Typical tech company jobs that come to mind may include software engineer or data scientist. But nearly half of the openings at tech companies are actually for non-tech positions, according to a new study.
Jobs review site Glassdoor analyzed job postings from U.S. tech companies, separating open positions that required knowledge of code, software, or data from those that do not. It looked at companies with at least 100 job postings on Glassdoor, which was recently acquired for $1.2 billion.
The study found 57 percent of the roles qualified as “tech,” with the remaining 43 percent for non-tech jobs — positions such as account executive, project manager, and sales representative.
“As tech companies mature and expand, they’ve begun hiring more traditional roles, and the non-tech jobs they’re hiring for have become more diverse,” its report noted.
Different companies vary with their tech vs. non-tech openings. Amazon, for example, had 72 percent of its postings for tech-related jobs. “Despite having a large network of warehouse and logistics operations, tech giant Amazon is still mostly a tech employer,” the report noted. HR software giant Workday, meanwhile, was the opposite.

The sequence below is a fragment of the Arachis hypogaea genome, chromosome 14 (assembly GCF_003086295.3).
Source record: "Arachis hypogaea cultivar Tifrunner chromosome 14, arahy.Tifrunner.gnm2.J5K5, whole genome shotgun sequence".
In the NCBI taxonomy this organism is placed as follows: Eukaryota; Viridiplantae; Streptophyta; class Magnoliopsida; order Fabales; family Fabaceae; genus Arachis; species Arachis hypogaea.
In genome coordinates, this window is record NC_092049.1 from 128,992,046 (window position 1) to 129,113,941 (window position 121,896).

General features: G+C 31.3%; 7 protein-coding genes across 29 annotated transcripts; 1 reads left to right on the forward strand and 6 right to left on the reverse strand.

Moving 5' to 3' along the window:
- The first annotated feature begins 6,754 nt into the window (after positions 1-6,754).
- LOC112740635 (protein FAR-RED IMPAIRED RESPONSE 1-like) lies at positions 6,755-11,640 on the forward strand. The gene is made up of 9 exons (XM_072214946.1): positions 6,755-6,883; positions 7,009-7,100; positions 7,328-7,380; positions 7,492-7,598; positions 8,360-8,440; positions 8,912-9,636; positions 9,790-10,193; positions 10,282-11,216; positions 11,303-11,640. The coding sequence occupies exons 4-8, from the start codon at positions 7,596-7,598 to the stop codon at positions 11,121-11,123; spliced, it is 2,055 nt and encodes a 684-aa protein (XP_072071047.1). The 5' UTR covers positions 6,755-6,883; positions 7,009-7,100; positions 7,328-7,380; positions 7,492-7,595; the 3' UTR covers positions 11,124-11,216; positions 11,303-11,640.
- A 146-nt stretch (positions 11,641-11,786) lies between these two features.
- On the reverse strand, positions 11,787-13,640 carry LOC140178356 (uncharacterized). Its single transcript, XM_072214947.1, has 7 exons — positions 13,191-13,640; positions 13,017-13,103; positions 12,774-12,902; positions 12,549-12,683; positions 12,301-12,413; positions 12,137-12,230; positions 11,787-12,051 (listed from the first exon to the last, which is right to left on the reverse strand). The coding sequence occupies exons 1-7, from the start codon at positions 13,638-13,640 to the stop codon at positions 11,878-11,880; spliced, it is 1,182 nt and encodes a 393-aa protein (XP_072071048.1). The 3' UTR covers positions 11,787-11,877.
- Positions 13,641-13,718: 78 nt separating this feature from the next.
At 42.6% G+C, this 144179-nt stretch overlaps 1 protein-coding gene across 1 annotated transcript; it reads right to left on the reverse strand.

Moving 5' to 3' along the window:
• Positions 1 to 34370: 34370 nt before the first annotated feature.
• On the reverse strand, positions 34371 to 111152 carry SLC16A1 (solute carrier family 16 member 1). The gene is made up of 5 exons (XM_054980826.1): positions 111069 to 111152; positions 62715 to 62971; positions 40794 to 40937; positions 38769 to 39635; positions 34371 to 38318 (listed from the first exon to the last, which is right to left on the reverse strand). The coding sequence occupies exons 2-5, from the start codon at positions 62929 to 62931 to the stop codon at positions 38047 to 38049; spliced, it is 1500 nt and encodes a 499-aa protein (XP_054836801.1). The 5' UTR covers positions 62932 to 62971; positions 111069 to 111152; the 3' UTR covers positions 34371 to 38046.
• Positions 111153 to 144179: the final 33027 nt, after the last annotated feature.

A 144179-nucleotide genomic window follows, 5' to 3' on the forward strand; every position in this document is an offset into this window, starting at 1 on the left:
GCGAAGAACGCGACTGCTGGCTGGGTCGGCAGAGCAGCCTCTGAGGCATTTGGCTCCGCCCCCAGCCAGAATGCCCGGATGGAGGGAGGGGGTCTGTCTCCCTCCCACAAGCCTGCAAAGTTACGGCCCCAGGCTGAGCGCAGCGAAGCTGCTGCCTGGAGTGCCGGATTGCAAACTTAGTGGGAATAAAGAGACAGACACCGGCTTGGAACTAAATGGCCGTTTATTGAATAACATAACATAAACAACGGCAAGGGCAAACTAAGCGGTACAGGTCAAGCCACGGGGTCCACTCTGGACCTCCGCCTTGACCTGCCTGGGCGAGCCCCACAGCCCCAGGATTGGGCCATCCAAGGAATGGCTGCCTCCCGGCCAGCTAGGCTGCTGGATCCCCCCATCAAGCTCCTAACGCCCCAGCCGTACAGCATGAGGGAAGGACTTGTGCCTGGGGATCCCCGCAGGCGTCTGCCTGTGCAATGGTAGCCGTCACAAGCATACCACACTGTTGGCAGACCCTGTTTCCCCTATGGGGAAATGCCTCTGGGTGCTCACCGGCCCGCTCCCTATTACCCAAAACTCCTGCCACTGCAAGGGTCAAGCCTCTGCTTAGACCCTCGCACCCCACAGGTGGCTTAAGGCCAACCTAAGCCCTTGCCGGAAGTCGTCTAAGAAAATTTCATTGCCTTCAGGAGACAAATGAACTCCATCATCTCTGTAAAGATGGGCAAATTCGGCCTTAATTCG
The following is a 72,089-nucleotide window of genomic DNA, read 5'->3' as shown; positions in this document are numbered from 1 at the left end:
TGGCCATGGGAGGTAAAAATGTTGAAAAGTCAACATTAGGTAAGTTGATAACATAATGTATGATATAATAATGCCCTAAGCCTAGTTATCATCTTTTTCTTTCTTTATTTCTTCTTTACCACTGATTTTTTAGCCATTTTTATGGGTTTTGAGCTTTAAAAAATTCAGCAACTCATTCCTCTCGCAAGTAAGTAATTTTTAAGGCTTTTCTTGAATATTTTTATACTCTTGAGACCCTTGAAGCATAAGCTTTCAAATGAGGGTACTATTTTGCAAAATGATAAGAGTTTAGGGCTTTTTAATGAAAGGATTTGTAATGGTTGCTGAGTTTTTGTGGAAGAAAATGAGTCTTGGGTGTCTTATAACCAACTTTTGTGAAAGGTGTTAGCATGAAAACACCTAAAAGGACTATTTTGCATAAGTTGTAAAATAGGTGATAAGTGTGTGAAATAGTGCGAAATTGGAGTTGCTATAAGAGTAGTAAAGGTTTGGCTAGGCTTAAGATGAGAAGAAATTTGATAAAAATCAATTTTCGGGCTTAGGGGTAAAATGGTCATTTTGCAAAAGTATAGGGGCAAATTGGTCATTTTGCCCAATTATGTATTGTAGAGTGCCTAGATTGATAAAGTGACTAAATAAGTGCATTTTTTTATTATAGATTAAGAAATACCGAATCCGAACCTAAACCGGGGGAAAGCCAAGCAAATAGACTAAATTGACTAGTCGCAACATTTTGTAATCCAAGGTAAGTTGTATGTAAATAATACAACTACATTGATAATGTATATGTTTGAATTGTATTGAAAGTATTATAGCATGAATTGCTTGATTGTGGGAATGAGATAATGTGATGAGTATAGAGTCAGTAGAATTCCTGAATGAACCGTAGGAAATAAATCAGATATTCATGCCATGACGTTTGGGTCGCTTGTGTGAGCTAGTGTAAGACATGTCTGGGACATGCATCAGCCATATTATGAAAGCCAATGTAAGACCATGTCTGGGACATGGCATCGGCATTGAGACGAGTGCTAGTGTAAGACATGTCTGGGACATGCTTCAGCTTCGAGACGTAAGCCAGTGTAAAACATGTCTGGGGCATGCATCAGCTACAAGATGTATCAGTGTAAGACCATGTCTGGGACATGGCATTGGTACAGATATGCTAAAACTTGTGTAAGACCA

The average base bay for tech jobs in this analysis was $98,400 per year, compared to $73,500 per year for non-tech roles.
The highest-paying non-tech role was general counsel ($207,800 on average), followed by managing partner ($175,000) and corporate counsel ($147,500).
“While some legal and marketing management positions in our sample had high salaries, there are significantly fewer high paying non-tech roles in tech,” the report noted. “Instead, many of today’s highest paying and most widely available jobs in tech remain roles like software engineer, developer and technical program manager roles.”
Technical workers may earn larger salaries on average, but employees with other backgrounds are certainly still valuable — and necessary — for company growth.
“Throughout the major U.S. tech hubs, whether Silicon Valley or Seattle, Boston or Austin, Tex., software companies are discovering that liberal arts thinking makes them stronger,” wrote Forbes contributor George Anders in 2015. “…The more that audacious coders dream of changing the world, the more they need to fill their companies with social alchemists who can connect with customers–and make progress seem pleasant.”